By Anje Rautenbach
On a beach in Indonesia, against the backdrop of tropical dreams and coconut trees a tall figure walked over to my side as I peacefully sipped my cocktail and pounded my laptop’s keyboard rhythmically.It was a solo vacation – like most of my trips – and it was almost coming to an end. “May I?” he asked as he pointed to the candle on the table with a cigarette dangling from his mouth. “Of course,” I said and continued on the laptop while I pretended to be completely unaware of his presence.
On the horizon swirls and twirls of clouds gathered patiently as the clock ticked the sun closer to dawn. It was a windless day, the air did not move and neither did he. I looked up; his eyes sincerely smiled.
I smiled back.
The waves crashed on the black volcanic sand and he fired the first question, “Where are you from?”
“South Africa,” I replied.
“Ahh, Afrika Selatan. That’s how you say it in Bahasa Indonesia.” I repeated it after him, slowly – A-f-r-i-k-a S-e-l-a-t-a-n – and fell head over heels in love with the language as the words exited my mouth.“Bagus bagus,” he announced cheerfully, “that means good in Bahasa Indonesia.” I repeated the words. “You speak like a local,” he charmed me with a toothy-dimpled-cheek smile.
He asked a few more typical local-to-foreigner questions: How long are you staying? What do you do? But by the sixth question I was intrigued. The questions turned into a conversation and there was nothing typical about it anymore. It was real. It was raw. It was honest. It was insightful. It was beautiful. He pointed to the empty chair and asked, “May I?” I gesture ‘go ahead’ and pressed my laptop screen half way down.The sunset flickered its last breath into the humid air and ideas about karma, yin, yang and living in the moment whirled in conversation around the table with an introductory lesson to the Indonesian language on the side.
I was intrigued.
I pressed my laptop screen all the way down. Minutes quickly turned into another cocktail, and another cocktail quickly turned into one more hour.
I was intrigued.
But a few days, hours of conversation and multiple toothy-dimpled-cheek smiles later my vacation came to an end and I left something oddly special and strangely familiar behind and went home with a Skype contact and a ‘See you soon again.’ I scheduled my hours to foreign time and day in and day out we talked over the phone and over the laptop; we talked in English, via poetry, sunsets, lyrics, and attempted conversations in Bahasa Indonesia.
“Sayang,” he said one evening, “I miss you.” I ended the conversation with a “miss you too” as my fingers reached for the dictionary. I flipped through the pages, until I spotted sayang and there, in black and white it stood: darling.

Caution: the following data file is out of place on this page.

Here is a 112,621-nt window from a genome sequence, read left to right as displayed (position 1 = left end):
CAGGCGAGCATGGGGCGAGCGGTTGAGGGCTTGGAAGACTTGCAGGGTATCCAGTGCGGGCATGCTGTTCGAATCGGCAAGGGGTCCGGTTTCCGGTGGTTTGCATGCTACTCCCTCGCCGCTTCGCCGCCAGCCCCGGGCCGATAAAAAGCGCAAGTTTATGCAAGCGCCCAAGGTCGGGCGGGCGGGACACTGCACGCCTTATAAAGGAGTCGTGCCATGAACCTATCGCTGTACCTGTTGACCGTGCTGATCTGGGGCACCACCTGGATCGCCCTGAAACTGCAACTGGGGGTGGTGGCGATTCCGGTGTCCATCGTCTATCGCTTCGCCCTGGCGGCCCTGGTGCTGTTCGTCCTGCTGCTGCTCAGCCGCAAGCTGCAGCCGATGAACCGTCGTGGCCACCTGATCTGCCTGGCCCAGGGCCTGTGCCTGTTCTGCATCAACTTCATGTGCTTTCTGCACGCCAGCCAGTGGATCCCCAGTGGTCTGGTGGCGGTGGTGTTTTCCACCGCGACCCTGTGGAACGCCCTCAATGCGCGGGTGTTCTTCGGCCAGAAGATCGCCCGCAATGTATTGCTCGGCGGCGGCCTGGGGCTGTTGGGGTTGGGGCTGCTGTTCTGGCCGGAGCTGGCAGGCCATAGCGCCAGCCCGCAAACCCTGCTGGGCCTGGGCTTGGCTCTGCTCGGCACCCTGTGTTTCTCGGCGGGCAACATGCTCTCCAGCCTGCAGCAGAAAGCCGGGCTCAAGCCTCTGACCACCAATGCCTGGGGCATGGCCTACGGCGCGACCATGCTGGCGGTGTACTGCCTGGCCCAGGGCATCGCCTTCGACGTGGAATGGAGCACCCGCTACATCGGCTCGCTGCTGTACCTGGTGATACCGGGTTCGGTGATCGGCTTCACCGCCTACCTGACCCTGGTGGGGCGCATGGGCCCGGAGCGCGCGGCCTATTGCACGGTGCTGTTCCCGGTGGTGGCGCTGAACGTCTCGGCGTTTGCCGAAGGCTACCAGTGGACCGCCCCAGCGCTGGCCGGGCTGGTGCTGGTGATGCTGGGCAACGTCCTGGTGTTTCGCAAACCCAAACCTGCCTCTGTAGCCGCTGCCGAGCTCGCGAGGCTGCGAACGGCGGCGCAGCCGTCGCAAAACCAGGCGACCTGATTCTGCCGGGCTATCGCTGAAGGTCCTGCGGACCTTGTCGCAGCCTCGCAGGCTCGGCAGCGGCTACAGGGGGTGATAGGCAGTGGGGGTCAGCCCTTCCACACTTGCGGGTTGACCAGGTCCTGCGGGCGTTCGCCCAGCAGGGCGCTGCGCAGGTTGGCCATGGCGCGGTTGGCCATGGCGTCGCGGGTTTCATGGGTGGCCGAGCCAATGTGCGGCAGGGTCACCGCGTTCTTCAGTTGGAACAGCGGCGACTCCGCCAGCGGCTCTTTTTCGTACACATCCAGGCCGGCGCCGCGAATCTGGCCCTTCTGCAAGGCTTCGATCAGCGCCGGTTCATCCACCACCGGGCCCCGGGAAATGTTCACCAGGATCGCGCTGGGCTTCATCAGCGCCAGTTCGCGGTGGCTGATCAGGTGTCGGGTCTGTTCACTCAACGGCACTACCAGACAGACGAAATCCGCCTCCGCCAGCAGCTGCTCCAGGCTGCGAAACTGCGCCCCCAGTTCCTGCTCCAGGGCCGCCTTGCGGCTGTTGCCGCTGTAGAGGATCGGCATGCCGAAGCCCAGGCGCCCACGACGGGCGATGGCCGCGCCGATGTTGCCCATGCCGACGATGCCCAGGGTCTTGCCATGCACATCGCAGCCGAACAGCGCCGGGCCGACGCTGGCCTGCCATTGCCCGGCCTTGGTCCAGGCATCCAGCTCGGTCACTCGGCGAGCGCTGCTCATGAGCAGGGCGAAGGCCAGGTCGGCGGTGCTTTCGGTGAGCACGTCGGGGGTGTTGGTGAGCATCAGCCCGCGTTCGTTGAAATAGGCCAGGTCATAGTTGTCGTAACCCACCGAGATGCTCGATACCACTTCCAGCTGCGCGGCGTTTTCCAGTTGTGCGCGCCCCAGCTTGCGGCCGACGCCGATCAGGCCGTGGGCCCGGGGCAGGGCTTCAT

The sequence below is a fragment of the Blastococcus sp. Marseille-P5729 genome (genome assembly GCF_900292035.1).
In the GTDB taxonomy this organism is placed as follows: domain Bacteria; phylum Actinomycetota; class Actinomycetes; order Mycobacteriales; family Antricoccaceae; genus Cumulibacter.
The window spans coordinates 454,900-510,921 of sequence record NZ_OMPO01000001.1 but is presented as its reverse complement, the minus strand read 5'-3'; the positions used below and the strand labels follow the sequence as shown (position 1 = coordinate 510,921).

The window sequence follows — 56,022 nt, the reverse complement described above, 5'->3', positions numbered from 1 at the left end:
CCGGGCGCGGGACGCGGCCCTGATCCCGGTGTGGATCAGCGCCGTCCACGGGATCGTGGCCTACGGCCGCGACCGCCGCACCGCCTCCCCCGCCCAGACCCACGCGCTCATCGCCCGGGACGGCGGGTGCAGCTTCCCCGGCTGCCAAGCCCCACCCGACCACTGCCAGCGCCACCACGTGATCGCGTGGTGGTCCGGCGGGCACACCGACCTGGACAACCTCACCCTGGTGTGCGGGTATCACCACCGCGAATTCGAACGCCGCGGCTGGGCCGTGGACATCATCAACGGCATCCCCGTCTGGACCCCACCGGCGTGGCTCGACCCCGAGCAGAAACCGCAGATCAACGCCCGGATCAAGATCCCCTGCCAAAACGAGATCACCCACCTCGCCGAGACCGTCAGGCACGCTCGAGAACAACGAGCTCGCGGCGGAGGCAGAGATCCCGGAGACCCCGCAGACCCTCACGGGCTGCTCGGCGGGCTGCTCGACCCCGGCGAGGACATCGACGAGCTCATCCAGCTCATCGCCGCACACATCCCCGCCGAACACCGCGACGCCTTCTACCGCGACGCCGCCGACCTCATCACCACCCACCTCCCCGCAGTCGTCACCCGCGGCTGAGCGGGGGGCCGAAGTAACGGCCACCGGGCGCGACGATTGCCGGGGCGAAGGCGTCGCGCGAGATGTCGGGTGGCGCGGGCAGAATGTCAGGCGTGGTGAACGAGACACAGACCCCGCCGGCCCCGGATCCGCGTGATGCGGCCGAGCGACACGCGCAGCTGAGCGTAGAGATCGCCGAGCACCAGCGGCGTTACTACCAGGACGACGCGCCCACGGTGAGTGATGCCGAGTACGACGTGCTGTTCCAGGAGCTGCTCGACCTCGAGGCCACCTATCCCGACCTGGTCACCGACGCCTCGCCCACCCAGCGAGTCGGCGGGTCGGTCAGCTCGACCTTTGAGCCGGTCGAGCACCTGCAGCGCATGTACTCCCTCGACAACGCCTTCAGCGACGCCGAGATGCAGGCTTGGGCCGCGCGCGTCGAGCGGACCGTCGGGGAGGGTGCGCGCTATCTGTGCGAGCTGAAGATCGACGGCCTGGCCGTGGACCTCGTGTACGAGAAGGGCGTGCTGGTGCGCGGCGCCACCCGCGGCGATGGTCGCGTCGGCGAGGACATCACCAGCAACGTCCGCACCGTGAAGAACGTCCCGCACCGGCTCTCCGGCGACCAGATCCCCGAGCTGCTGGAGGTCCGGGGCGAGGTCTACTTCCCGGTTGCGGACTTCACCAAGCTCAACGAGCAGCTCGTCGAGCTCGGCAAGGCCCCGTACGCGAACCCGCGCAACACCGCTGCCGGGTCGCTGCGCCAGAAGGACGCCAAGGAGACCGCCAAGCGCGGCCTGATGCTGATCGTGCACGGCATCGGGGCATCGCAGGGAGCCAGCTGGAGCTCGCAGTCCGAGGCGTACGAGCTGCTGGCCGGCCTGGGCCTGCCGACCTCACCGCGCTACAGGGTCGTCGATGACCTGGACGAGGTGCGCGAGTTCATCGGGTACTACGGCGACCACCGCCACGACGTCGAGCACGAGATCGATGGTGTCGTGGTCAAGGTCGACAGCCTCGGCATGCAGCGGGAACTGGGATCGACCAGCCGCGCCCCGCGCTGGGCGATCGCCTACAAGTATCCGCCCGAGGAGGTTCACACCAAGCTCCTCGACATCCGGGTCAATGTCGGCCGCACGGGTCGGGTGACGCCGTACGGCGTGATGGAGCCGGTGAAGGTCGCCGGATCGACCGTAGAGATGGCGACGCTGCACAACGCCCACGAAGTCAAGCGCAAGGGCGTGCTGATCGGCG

I was hooked; hooked to the language and a little bit hooked to the person too.
Days dragged into weeks, the conversations never stopped, the sayang got more and the seasons changed until I met the humid air of Indonesia again and between the crowds of vacationers there he stood, at the airport with a toothy-dimpled-cheek smile, two motorbike helmets, adventure, open arms and one word…
We traversed from the road to a boat to an island to a boat and back to the road; ten days filled with sayang this and sayang that; ten days filled with something oddly special and something strangely familiar. Poetry made sense, the music got louder, more candles flickered and the sunsets imprinted shades of orange onto the horizon as I heard whispers of promises and hearty words until it turned into yet another goodbye.
The airport became my bane of existence; a joyous hello and a miserable ‘see you again.’ A week after my departure I accessed Facebook from my ancient iPod, he was strangely quiet and said he lost his phone. A red notification grabbed my attention and under messages I clicked on the infamous other-inbox of Facebook. A stranger’s name popped up from the screen and the more I read the colder I got.
“Hi Anje, you don’t know me, but I am Blah Blah’s wife. Did you know that he got married on the blah blah date of the blah blah month?”
The date shouted: fool.
The month shouted: bastard.
The reality shouted: he got married two days after he said ‘goobye sayang’ at the airport. With calm fingers, I replied, “Hi Blah Blah’s wife. No, I didn’t know, it’s been a while since I talked to Blah Blah, but congratulations to both of you! May you have a beautiful life together filled with happiness.” I meant every word. I even inserted a smiley face. I confronted him and rejected the last sayang with unwelcoming arms.The next day I went back to that infamous other inbox. There was another message from another stranger.
“Hi, I am Blah Blah’s girlfriend from New Zealand, I saw you were with Blah Blah. I just need to know, did anything happen between the two of you?”
My mouth shouted: Fool.
My heart screamed: Bastard.
The reality shouted: Ouch. That hurt.
This article was first published on Traveller24.
Follow Anje’s adventures on www.goingsomewhereslowly.com